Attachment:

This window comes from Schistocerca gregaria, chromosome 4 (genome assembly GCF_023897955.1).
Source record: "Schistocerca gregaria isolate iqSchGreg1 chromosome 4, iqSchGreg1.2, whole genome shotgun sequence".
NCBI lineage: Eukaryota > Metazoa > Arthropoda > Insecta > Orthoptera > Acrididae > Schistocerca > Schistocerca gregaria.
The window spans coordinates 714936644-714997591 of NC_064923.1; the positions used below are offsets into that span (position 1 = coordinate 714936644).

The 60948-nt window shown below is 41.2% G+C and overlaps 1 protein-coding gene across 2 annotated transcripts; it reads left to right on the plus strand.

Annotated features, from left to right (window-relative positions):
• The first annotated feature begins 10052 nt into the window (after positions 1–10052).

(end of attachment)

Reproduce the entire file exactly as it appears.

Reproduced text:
This window comes from Schistocerca gregaria, chromosome 4 (genome assembly GCF_023897955.1).
Source record: "Schistocerca gregaria isolate iqSchGreg1 chromosome 4, iqSchGreg1.2, whole genome shotgun sequence".
NCBI lineage: Eukaryota > Metazoa > Arthropoda > Insecta > Orthoptera > Acrididae > Schistocerca > Schistocerca gregaria.
The window spans coordinates 714936644-714997591 of NC_064923.1; the positions used below are offsets into that span (position 1 = coordinate 714936644).

The 60948-nt window shown below is 41.2% G+C and overlaps 1 protein-coding gene across 2 annotated transcripts; it reads left to right on the plus strand.

Annotated features, from left to right (window-relative positions):
• The first annotated feature begins 10052 nt into the window (after positions 1–10052).